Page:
But liberals’ intellects deprive them of this luxury. Cursed with vision keen enough to see in shades of grey, progressives cannot help but examine all the evidence and see what makes sense. Building a messy worldview out of complicated facts may be less viscerally satisfying than dictating from dogma, we’re informed, but it is infinitely more honest. So when you’re looking for leaders who will actually improve people’s lives, the talented technocrats beat the Manichean moralists eight days a week. 

Policy should belong to pragmatists, the story concludes. And thus politics should belong to progressives. 

This narrative serves America well save for two minor flaws: It’s a lie and it hurts people. Confirmation bias and ex post rationalization are human universals, not the exclusive province of the political right. Every day, the best interests of vulnerable people are sacrificed on the altar of leftist faiths as ironclad any conservative presuppositions.

I still remember the time a left-wing college professor tried to convince me that “Right to Work” states were at the bottom of the rankings in educational attainment by comparing the SAT and ACT scores of several northern states with a strong union presence to the SAT and ACT scores of said “Right to Work” states. He conveniently forgot, of course, that his favored states are lilly white and pretty affluent, whereas Texas, Virginia, et. al., are poorer on average and more diverse. Gee — you think Virginia’s SAT scores might be lower because we have more English language learners than, say, Wisconsin? Sure enough, when I looked at recent NAEP scores and controlled for obvious confounding variables like race and income, Virginia did better, not worse, when it came to educating disadvantaged populations and shrinking achievement gaps (though, let’s be frank, Virginia’s NAEP scores were still horrid by any reasonable objective standard, so hobbling union power is certainly no more a panacea than school choice).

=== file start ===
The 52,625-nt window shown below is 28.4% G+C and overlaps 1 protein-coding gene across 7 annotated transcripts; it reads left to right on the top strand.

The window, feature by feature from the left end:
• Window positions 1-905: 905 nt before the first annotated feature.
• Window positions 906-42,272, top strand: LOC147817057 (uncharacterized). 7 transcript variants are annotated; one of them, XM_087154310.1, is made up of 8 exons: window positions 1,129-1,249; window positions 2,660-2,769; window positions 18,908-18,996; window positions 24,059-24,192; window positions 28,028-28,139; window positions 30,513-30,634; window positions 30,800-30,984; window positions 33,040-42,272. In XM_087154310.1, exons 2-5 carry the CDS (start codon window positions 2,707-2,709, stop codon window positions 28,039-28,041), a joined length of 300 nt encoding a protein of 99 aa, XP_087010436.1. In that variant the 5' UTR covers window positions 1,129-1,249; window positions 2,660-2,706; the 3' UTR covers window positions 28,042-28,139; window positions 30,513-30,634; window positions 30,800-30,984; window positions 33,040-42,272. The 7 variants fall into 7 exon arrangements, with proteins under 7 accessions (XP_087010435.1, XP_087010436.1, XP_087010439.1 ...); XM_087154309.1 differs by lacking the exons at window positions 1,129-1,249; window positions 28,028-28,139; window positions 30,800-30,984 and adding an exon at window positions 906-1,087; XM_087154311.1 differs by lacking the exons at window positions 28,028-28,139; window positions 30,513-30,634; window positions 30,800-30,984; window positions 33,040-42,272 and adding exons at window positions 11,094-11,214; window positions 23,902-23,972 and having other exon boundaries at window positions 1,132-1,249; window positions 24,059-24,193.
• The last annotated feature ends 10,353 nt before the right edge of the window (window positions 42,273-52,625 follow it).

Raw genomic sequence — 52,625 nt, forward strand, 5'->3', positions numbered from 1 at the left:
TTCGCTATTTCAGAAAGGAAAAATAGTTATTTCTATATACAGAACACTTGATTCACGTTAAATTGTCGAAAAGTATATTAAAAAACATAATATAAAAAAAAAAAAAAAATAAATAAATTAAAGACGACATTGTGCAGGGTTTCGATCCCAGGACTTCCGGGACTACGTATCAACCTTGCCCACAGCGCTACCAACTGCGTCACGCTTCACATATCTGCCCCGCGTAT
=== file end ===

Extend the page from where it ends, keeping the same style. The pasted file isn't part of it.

As the author of the article above notes, the left can be pretty damned illiterate scientifically (and innumerate too!) when it suits their interests. They also love to ignore the science that challenges their treasured “sexual revolution,” including the very strong case for traditional marriage as the best context for child-raising and the evidence that gender differences go beyond our naughty bits. And let’s not forget the “progressives” who overstate the dangers of fracking, nuclear power, and childhood vaccinations!

There’s nothing that annoys me more than a leftist who boasts that he is smarter and more educated than “those idiot conservatives.” That arrogance is completely unearned.

A Quick Link That Is Germane to My Previous Post

Meet the Poster Child for White Privilege — and Then Have Your Mind Blown

That’s the problem with calling someone out for the “privilege” which you assume has defined their narrative. You don’t know what their struggles have been, what they may have gone through to be where they are. Assuming they’ve benefitted from “power systems” or other conspiratorial imaginary institutions denies them credit for all they’ve done, things of which you may not even conceive. You don’t know whose father died defending your freedom. You don’t know whose mother escaped oppression. You don’t know who conquered their demons, or may still conquering them now.

BOOM. Read the whole thing!